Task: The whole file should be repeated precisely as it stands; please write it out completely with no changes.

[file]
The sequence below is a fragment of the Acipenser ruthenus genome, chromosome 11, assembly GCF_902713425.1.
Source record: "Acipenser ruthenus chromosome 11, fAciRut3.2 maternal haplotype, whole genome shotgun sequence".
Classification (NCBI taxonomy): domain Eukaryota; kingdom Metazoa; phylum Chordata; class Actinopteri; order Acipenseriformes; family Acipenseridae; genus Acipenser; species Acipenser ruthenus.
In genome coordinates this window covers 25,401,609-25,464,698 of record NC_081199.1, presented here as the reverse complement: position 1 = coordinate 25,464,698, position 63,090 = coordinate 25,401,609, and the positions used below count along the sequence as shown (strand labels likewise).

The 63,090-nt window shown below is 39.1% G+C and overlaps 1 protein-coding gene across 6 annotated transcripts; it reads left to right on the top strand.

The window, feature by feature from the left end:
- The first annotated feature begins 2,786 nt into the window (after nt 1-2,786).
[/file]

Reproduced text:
The sequence below is a fragment of the Acipenser ruthenus genome, chromosome 11, assembly GCF_902713425.1.
Source record: "Acipenser ruthenus chromosome 11, fAciRut3.2 maternal haplotype, whole genome shotgun sequence".
Classification (NCBI taxonomy): domain Eukaryota; kingdom Metazoa; phylum Chordata; class Actinopteri; order Acipenseriformes; family Acipenseridae; genus Acipenser; species Acipenser ruthenus.
In genome coordinates this window covers 25,401,609-25,464,698 of record NC_081199.1, presented here as the reverse complement: position 1 = coordinate 25,464,698, position 63,090 = coordinate 25,401,609, and the positions used below count along the sequence as shown (strand labels likewise).

The 63,090-nt window shown below is 39.1% G+C and overlaps 1 protein-coding gene across 6 annotated transcripts; it reads left to right on the top strand.

The window, feature by feature from the left end:
- The first annotated feature begins 2,786 nt into the window (after nt 1-2,786).